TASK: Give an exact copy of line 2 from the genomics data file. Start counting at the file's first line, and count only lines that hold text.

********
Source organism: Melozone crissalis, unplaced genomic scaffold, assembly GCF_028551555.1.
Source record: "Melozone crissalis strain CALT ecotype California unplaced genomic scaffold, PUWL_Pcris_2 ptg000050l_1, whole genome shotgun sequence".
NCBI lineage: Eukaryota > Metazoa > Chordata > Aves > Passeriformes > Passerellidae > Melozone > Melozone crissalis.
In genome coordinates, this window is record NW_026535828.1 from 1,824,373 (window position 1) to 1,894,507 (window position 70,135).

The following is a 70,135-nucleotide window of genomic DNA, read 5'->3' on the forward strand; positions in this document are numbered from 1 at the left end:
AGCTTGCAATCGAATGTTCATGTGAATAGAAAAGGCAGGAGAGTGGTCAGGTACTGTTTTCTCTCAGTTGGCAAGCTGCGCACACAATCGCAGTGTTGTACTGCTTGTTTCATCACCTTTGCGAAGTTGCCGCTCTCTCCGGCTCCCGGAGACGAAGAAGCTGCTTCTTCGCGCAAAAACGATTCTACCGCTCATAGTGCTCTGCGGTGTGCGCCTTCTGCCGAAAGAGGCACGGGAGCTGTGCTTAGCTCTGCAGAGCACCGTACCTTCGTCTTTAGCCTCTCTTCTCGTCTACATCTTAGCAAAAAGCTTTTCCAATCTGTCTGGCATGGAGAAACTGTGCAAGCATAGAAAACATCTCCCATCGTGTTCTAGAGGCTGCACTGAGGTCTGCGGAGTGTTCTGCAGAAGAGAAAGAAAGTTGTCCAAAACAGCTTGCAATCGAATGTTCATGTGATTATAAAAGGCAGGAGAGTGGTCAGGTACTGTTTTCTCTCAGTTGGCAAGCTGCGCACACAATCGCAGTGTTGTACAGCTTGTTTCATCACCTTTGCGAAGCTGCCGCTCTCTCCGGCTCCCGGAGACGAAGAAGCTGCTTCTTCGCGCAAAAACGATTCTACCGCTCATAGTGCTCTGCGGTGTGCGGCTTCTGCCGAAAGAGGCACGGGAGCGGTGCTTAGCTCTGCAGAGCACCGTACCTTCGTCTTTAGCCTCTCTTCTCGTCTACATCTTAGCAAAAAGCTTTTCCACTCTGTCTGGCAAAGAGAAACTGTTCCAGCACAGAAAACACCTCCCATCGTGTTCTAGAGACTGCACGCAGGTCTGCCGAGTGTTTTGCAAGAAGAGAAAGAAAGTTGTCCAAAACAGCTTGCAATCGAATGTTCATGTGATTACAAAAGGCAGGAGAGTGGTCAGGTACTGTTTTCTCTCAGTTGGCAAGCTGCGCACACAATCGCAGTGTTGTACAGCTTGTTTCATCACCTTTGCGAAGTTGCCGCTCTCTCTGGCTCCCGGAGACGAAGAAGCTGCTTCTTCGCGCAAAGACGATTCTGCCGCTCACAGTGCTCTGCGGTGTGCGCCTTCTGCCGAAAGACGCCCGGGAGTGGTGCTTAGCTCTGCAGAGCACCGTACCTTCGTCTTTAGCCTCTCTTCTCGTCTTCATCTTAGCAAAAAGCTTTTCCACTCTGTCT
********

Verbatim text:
Source record: "Melozone crissalis strain CALT ecotype California unplaced genomic scaffold, PUWL_Pcris_2 ptg000050l_1, whole genome shotgun sequence".